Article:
A number of quantification procedures have been developed and are traditionally used to provide human specific DNA quantification, such as hybridization techniques as for example QuantiBlot® Human DNA Quantitation Kit (Applied Biosystems, Foster City, CA). These are generally considered time-consuming, labour intensive, not suitable for automation and also low sensitive for STR genotyping systems [2]. In the last years, Real Time PCR (RT-PCR) methods based on Taqman probes were developed in a single multiplex reaction, allowing the use of an additional internal template control to detect PCR inhibitors and ensure quality results. RT-PCR, due to its easy automation, specificity for a certain target and sensitivity has become the most commonly used method for these trials.

Several kits were developed in order to use a RT-PCR quantitative assay, such as Quantifiler® Human DNA Quantification Kit and Quantifiler® Y Human Male DNA Quantification Kit (Applied Biosystems, foster City, CA) and most recently Quantifiler® Duo DNA Quantification Kit (Applied Biosystems, foster City, CA), for simultaneous quantification of total human and human male DNA, proved to be very useful not only for human DNA quantification, but also for detection of DNA degradation and inhibitor’s [2,3]. These assays can accurately reflect both the quality and the quantity of the DNA template that was extracted from samples, which allows an unerring decision about how to proceed in laboratory work flow with those quantified samples.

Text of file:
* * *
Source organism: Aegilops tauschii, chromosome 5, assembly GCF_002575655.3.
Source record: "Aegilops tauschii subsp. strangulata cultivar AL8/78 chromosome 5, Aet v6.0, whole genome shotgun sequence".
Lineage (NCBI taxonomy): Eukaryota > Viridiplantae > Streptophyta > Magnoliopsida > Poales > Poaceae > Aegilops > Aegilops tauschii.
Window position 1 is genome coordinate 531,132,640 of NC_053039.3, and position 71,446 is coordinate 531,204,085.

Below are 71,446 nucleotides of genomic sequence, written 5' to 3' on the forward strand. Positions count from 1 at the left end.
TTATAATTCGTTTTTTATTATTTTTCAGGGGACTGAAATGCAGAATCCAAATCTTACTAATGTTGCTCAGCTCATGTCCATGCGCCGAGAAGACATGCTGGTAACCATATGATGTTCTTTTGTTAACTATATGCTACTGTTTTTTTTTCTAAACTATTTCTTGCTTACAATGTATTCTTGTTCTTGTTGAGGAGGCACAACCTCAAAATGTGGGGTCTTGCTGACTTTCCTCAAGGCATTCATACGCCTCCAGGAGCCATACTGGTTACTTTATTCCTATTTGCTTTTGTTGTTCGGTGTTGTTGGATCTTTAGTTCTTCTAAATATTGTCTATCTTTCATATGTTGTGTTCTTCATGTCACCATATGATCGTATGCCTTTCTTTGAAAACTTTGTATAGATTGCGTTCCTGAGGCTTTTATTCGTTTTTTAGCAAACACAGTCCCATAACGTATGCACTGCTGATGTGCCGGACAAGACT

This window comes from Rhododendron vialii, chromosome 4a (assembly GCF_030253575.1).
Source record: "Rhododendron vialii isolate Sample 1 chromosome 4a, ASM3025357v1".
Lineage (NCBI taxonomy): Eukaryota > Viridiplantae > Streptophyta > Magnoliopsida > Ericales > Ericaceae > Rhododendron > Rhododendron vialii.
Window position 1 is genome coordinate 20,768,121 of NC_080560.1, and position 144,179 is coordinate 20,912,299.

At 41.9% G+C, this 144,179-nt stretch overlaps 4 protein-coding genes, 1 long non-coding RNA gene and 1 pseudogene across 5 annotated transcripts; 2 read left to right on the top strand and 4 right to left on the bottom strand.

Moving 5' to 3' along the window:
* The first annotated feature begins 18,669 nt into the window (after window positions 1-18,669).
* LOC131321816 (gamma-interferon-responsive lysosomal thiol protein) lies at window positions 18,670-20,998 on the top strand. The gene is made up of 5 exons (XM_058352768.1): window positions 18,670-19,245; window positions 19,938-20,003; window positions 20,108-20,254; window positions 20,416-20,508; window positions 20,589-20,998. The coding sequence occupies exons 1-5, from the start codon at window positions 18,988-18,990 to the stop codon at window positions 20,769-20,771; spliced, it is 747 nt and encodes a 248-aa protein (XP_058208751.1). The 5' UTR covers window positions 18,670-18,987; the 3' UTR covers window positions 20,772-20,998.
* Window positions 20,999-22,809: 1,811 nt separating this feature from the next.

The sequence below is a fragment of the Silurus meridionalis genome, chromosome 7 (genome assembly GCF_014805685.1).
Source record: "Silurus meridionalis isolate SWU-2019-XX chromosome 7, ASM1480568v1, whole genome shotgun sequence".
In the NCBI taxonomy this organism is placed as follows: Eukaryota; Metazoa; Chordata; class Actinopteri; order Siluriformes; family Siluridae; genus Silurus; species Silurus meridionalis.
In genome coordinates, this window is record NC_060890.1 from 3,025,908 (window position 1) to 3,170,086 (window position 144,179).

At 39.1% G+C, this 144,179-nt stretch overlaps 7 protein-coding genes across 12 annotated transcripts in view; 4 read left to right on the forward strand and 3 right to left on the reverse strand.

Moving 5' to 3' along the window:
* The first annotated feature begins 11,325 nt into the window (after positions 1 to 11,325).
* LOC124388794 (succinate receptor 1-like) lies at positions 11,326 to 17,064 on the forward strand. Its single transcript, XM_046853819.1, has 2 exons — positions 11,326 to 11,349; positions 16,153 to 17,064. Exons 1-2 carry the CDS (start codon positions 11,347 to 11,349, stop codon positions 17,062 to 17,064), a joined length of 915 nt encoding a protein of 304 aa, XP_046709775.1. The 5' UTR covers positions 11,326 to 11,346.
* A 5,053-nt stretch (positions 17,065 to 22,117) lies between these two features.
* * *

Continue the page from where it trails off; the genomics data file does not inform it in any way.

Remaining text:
Since many forensic casework samples, mainly those resulting from alleged sexual assault consist in a mixture of unbalanced proportions of male/female DNA, the Quantifiler® Duo DNA Quantification Kit (Applied Biosystems, Foster City, CA), permit to quantify the relative male/female DNA ratio contributing not only for the determination of the total amount of DNA, but also to ascertain the amount of amplifiable autosomal DNA and the presence of male DNA to produce an Y-STR profile. The detection of the male component in sexual assault samples can be very valuable in deciding how to follow up the case [3]. In male/female mixtures the comparison between male and female concentrations suggested which type of STR analysis might provide more useful male genotype information. The Quantifiler® Duo DNA Quantification Kit (Applied Biosystems, Foster City, CA) is very sensitive and detects quantities as little as 3.1 pg of total input DNA.

Sexual violence has a significant negative impact on victim’s life with numerous physical and psychological consequences which can be severe and long-lasting. In most of these cases, the DNA evidence is the only proof that can contribute to condemn or dismiss a suspect.

The DNA evidence as testimony is playing a larger role than ever to solve criminal cases all over the world. In this paper, are displayed three cases of sexual assault investigated in the Forensic Genetics Service of the National Institute of Legal Medicine and Forensic Sciences, South Branch, where quantification methods before STR typing played a major role.

Materials and Methods

Casework 1, female victim, age 20, from who were collected two vaginal swabs and an oral swab (reference sample). Casework 2, female victim, age 43, from whom were collected one vaginal swab, one anal swab, a pair of panties (undergarment) and an oral swab (reference sample). Casework 3, female victim, age 15, from whom were collected two vaginal swabs, a pair of panties (undergarments), a blanket, one pair of denim jeans, and an oral swab (reference sample).

The DNA from forensic samples was extracted with PrepFiler™ Forensic DNA Extraction Kit (Applied Biosystems, Foster City, CA), in the AutoMate Express™ Forensic DNA Extraction System (Applied Biosystems, Foster City, CA).